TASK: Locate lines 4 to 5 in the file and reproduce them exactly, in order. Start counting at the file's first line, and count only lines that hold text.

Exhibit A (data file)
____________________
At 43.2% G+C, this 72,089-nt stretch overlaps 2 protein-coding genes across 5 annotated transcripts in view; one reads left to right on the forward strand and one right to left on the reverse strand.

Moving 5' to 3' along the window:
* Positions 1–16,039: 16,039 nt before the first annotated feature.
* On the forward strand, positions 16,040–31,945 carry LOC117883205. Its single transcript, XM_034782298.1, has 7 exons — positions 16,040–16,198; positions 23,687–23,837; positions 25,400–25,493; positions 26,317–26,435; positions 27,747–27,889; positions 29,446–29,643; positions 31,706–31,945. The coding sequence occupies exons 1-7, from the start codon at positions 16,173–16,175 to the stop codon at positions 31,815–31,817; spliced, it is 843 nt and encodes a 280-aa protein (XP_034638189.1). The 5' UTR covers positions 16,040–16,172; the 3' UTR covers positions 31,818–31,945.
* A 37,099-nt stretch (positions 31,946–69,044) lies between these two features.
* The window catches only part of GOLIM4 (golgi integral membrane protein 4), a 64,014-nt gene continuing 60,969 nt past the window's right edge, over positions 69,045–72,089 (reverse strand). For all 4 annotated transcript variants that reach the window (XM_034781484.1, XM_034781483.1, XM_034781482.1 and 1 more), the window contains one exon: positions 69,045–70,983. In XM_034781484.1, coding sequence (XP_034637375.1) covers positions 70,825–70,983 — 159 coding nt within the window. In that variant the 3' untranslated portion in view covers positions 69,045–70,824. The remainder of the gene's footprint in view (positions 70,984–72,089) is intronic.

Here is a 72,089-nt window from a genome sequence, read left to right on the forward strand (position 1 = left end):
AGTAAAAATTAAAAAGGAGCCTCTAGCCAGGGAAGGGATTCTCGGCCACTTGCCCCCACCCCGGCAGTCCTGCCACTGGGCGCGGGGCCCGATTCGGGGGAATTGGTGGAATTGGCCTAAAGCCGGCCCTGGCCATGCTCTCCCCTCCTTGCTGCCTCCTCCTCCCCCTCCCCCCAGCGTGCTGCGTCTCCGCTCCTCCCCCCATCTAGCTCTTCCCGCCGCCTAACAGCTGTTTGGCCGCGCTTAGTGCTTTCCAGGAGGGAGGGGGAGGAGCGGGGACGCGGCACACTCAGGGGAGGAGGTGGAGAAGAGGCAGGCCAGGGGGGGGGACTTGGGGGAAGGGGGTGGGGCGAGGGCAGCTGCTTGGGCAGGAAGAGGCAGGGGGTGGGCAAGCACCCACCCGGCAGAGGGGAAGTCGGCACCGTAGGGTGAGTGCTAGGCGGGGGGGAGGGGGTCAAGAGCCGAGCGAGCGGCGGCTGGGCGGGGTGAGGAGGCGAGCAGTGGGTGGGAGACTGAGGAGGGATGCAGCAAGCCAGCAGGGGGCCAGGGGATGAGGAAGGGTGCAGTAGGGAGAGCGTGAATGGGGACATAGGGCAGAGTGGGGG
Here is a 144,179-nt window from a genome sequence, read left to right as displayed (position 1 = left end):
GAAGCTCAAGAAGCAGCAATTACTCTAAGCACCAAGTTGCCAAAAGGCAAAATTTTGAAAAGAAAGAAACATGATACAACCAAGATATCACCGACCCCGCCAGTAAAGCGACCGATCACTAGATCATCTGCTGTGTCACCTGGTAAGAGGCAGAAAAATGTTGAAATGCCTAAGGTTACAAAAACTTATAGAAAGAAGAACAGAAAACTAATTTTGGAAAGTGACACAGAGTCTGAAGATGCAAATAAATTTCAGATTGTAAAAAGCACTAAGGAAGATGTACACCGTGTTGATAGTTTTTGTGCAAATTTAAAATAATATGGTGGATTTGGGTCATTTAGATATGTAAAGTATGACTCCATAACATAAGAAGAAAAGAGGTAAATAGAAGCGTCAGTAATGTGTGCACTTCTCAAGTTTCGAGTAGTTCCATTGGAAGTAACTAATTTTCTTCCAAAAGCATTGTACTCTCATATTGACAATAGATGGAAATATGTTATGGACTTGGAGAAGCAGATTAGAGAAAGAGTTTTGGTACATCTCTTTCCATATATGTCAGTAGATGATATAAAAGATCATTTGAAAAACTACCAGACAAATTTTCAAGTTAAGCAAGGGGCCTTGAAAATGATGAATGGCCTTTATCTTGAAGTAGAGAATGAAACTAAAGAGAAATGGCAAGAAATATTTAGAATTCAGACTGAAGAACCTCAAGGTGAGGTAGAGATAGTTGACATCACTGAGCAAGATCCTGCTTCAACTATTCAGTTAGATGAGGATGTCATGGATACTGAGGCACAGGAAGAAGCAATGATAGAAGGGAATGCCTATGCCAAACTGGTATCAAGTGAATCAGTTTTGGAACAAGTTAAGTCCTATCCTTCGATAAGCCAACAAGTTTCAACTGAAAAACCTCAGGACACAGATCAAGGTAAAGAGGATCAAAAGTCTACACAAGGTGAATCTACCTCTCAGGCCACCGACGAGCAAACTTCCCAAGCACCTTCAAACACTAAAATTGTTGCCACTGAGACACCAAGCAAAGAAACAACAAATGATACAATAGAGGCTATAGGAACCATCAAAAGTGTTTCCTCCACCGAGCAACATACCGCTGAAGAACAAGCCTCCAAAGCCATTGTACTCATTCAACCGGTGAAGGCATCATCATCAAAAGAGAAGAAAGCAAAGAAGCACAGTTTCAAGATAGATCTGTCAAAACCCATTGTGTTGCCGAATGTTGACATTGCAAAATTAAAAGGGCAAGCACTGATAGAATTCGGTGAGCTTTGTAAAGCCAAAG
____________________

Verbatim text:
* On the forward strand, positions 16,040–31,945 carry LOC117883205. Its single transcript, XM_034782298.1, has 7 exons — positions 16,040–16,198; positions 23,687–23,837; positions 25,400–25,493; positions 26,317–26,435; positions 27,747–27,889; positions 29,446–29,643; positions 31,706–31,945. The coding sequence occupies exons 1-7, from the start codon at positions 16,173–16,175 to the stop codon at positions 31,815–31,817; spliced, it is 843 nt and encodes a 280-aa protein (XP_034638189.1). The 5' UTR covers positions 16,040–16,172; the 3' UTR covers positions 31,818–31,945.
* A 37,099-nt stretch (positions 31,946–69,044) lies between these two features.